Unpaid Work pays off for Mayfield-based youth project

Local youngsters on outside decking after the work was carried out at the Mayfield and Easthouses Y2K project.
Local youngsters on outside decking after the work was carried out at the Mayfield and Easthouses Y2K project.

Clearing the garden, trimming the hedges and painting the deck – just some of the jobs undertaken by the Unpaid Work team at local youth project Y2K over the past year.

The work has been completed as part of Community Payback Orders. Working together, Unpaid Work clients take on a huge variety of small construction and maintenance projects across Midlothian. The work gives clients the opportunity to give something back to communities affected by crime, as well as reducing the likelihood of future offending by up-skilling and facilitating reintegration.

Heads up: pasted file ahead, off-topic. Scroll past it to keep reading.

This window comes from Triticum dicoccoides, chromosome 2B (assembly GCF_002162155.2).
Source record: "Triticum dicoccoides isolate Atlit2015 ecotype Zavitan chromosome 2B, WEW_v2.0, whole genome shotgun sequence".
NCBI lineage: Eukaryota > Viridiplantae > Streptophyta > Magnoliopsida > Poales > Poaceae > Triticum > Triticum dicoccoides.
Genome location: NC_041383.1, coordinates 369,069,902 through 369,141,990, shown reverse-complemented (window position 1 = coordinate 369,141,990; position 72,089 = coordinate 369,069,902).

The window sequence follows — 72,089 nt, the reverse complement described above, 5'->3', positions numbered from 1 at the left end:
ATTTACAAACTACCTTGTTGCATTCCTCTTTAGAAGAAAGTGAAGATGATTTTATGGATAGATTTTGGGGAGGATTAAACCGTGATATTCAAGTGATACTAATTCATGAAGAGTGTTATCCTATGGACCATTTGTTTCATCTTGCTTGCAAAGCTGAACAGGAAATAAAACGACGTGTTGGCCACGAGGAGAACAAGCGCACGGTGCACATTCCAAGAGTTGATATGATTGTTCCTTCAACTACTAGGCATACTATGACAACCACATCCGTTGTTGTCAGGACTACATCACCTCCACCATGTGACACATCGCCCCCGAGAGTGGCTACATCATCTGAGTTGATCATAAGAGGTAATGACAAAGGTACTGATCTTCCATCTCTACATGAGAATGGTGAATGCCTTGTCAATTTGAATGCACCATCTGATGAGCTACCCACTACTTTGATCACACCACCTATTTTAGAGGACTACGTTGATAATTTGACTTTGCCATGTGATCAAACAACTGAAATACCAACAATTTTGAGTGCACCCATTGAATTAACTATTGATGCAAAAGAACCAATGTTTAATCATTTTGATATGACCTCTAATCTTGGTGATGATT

Carol Flack, project manager at Y2K, said: “I’d like to pass on a huge vote of thanks from the staff and young people for all the improvements the unpaid work teams have made at our project over the past year. We have really appreciated all that the teams have done to help upgrade the building, providing a safe and secure environment for all those accessing Y2K. The service you provide to the community is absolutely fantastic.”

Stuart Pratt, unpaid work officer for Midlothian Council, added: “We’ve been delighted to be able to help Y2K bring their ideas for a building refresh to life. The team have worked hard and it has really paid off. Giving back to the community is exactly what Community Payback Orders are all about.”

Beneficiaries to date include schools and nurseries, local third sector organisations and vulnerable groups. They also work to improve community spaces such as walkways, train stations and parks, by donating items such as bird boxes, planters and benches made out of recycled materials. The service averages around 120 clients a year.